Yes all that wierness was and theoretically is possible with our sacred and wonderful FPTP system too, except it’s a bit more of a lucky dip for the individual voter, particularly those in safe constituencies.

    Strangely enough, the electorate appear to disagree with you.

    I believe a more correct term than ‘electorate’ would be ‘franchise’. Our franchise happened to be those on the electoral roll, (not always the case in many countries) but it would be foolish to confuse the opinion of a referendum with the opinion of those who normally go out and vote. (Just as under FPTP it is foolish to confuse the opinion of everyone over 18, or even just everyone that casts a tactical vote under FPTP with the actual numbers of who voted for whom.)

    People I know who usually vote in elections did not all bother with the referendum, (of course turnout is greater in general and by-elections than it is in local council or euro ones), and people I know who don’t bother voting in elections (because ours is a wonderfully safe seat, they say ‘what’s the point?’) did get out of the house and vote in the referendum.

    Notwithstanding the apparent truculency (is that really a word?) of some lib Lib Dem back benchers who ‘behaved’ before the AV referendum, it would be interesting to see after a further year of thinly-veiled conflict within the coalition, whether anyone feels differently about the merits of how the present government came into being, and whether it’s worth again considering electoral reform any time soon.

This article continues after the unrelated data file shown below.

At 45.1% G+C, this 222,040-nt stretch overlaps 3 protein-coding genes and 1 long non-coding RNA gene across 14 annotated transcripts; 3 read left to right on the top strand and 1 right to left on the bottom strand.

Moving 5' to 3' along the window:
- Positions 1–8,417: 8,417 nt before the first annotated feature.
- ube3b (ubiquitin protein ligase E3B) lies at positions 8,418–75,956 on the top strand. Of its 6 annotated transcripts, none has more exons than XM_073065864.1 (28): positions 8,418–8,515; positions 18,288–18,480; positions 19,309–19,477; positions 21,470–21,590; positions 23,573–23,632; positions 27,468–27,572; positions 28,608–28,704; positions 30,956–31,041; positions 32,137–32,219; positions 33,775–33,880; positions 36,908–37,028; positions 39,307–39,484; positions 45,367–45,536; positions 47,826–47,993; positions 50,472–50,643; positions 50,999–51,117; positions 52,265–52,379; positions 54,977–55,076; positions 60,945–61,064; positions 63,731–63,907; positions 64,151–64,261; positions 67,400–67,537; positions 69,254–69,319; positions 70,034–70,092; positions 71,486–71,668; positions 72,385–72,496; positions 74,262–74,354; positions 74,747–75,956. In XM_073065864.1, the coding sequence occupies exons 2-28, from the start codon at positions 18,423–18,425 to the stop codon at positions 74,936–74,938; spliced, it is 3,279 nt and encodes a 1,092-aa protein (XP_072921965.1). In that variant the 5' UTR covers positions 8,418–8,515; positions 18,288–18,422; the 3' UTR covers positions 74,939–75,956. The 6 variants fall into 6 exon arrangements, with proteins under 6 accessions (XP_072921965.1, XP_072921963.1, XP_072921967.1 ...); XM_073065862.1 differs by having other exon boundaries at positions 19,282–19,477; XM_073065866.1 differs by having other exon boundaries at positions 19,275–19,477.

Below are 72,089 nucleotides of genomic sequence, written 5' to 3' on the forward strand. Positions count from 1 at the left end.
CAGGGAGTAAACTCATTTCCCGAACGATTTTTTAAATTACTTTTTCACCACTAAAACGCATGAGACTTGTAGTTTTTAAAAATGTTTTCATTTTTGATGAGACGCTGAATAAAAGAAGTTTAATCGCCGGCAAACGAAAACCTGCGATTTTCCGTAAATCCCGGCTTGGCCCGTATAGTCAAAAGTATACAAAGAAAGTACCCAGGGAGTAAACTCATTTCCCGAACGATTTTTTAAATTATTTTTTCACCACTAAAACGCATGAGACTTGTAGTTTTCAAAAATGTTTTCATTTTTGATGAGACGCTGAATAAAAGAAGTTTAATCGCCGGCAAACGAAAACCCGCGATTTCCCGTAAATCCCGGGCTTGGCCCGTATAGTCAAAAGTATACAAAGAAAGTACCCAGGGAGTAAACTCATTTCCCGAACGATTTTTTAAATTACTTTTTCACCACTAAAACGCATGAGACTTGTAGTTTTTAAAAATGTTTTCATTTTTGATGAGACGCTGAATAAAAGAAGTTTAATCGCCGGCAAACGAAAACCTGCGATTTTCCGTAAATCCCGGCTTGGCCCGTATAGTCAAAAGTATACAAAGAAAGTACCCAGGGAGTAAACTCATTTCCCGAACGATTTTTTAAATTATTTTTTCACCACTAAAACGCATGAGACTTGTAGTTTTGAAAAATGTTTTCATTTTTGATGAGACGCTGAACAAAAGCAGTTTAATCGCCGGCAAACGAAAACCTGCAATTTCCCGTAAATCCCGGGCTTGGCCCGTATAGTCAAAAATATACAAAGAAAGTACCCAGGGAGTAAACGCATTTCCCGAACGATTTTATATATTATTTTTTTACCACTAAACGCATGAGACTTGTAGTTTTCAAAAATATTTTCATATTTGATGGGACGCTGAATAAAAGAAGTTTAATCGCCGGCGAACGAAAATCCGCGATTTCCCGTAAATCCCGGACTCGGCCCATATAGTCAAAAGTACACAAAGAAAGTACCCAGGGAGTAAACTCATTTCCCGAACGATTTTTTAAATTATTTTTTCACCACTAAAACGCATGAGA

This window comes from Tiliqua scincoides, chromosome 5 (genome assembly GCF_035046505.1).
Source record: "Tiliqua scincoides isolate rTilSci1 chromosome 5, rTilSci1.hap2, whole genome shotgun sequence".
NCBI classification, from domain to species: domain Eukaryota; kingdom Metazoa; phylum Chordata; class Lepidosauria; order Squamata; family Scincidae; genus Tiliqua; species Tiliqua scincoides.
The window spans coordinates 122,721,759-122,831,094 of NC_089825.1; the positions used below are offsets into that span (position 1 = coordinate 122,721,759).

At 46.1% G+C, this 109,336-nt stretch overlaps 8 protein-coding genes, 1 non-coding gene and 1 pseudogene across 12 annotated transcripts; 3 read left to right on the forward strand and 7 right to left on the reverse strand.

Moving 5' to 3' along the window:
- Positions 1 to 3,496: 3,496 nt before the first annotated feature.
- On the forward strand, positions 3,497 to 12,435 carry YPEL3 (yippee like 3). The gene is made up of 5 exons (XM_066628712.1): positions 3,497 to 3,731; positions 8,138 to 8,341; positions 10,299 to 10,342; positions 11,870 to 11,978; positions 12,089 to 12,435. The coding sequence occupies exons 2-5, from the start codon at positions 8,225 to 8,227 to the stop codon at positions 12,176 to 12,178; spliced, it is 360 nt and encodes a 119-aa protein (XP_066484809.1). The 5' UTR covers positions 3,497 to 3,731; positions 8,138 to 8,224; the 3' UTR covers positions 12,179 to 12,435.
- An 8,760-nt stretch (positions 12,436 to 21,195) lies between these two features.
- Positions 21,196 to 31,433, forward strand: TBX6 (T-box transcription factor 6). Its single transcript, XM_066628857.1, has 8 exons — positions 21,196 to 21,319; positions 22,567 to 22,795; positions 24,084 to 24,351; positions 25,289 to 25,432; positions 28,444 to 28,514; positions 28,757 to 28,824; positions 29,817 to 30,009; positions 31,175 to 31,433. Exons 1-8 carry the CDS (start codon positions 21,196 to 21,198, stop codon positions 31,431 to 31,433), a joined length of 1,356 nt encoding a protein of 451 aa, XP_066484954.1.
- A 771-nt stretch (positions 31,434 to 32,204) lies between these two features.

[afterthought- am I doing my bit for growth in the econmomy by keeping aracer away from his real work? ๐Ÿ˜‰ ]

    Premier Icon MSP
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    Now, tell me again: is this really tax avoidance?

    Well if done so that you don’t pay tax at current levels, and are promised that when you do pay tax it will be at a lower level then yes.

    Premier Icon Drac
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    Are there no entrepreneurs in Germany? Sweden?, Holland?

    I think they have a spaceship off planet where they look down on the rest of us doing the jobs they so kindly provide.

    nickf
    Member

    Well if done so that you don’t pay tax at current levels, and are promised that when you do pay tax it will be at a lower level then yes.

    There are no promises, are there? Certainly no guarantees.

    Premier Icon ononeorange
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    So long as they don’t put the tax levy on Mint Sauce cufflinks.

    allthepies
    Member

    At best it’s tax deferral; you don’t pay tax on it now, but you will do in later years

    Most probably at a lower rate. Yes, it’s tax avoidance which is of course perfectly legal.

    Premier Icon binners
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    Can I open up a small subsidiary of myself in Dublin? For tax purposes? Would that be legal?

    Premier Icon aracer